How can I get my insurance company to cover my claim for my auto accident?

UPDATED: Oct 1, 2022

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How can I get my insurance company to cover my claim for my auto accident?

I have a 2013 Chevy Malibu and I let my girlfriend of over 20 years borrow my
car to take our son to King’s Island on May 30, 2018. She was in a car
accident, not by her fault. The driver’s side rear tire blew and she fish
tailed, and ended up in the slow lane where a semi driver rear ended her and
sent her spinning off to the side ditch, ending up facing backwards. The semi
that hit her, flipped over on its passenger side and slid off to the right and
slid into a tree, where the driver was pronounced dead at the scene.

Now I have received a call from my insurance company stating that they are not
going to pay for my claim.

I keep full coverage insurance on my vehicle and do not understand why they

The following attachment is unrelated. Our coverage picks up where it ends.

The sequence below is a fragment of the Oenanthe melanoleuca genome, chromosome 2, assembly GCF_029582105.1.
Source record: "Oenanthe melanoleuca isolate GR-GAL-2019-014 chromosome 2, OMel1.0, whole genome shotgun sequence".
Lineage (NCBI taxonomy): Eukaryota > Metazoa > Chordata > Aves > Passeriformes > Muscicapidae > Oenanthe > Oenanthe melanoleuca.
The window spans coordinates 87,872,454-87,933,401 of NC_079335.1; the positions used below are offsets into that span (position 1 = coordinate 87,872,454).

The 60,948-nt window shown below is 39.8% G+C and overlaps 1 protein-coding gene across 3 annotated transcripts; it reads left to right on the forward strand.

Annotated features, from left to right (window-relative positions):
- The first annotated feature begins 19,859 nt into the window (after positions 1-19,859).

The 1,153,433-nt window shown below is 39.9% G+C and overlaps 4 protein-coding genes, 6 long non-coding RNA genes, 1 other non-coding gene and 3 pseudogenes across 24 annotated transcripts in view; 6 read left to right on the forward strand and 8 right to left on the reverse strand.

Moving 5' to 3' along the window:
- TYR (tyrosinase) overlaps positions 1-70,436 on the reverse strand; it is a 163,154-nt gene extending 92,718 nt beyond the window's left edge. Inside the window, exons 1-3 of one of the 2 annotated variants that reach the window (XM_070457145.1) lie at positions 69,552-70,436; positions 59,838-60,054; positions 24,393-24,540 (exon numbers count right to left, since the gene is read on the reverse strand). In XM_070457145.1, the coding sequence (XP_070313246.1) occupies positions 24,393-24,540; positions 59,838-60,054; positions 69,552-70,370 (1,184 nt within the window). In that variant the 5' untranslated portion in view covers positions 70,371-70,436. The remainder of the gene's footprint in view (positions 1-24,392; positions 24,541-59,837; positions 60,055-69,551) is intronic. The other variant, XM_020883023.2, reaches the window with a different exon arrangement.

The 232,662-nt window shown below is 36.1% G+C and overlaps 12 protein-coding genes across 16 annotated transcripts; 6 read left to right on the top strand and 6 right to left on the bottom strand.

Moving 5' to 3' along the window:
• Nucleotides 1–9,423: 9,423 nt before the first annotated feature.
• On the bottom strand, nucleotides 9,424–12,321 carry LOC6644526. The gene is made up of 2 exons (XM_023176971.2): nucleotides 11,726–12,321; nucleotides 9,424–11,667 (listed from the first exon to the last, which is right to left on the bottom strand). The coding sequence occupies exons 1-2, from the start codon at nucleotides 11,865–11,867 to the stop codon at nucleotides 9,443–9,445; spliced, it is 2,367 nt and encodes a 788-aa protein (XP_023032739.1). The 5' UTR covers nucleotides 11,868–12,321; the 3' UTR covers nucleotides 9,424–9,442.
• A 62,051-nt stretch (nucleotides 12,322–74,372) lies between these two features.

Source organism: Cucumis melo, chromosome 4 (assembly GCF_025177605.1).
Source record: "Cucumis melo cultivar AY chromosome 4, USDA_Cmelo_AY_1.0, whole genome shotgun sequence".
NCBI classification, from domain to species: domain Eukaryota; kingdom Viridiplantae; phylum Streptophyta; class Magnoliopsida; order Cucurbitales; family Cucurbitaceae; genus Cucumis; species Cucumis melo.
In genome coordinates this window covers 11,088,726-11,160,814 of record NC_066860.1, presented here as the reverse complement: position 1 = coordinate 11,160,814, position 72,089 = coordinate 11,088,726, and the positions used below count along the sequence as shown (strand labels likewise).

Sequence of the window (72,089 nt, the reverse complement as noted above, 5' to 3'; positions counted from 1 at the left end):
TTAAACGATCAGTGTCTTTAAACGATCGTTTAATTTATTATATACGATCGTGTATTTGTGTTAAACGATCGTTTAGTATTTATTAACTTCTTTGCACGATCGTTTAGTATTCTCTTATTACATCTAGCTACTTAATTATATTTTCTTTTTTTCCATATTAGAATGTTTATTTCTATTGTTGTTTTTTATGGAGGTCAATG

will not cover my claim.

What can I do?

Asked on July 23, 2018 under Insurance Law, Indiana


SJZ, Member, New York Bar / FreeAdvice Contributing Attorney

Answered 4 years ago | Contributor

An insurance policy is a contract: the insurer must pay when the terms of the policy indicates they must. If you believe that under the terms of your policy and the facts of this situation, the insurer should pay, you can sue them for "breach of contract"; that own for violating their contractual obligations. If you can prove in court that should pay your claim, the court can order them to do so.

IMPORTANT NOTICE: The Answer(s) provided above are for general information only. The attorney providing the answer was not serving as the attorney for the person submitting the question or in any attorney-client relationship with such person. Laws may vary from state to state, and sometimes change. Tiny variations in the facts, or a fact not set forth in a question, often can change a legal outcome or an attorney's conclusion. Although has verified the attorney was admitted to practice law in at least one jurisdiction, he or she may not be authorized to practice law in the jurisdiction referred to in the question, nor is he or she necessarily experienced in the area of the law involved. Unlike the information in the Answer(s) above, upon which you should NOT rely, for personal advice you can rely upon we suggest you retain an attorney to represent you.

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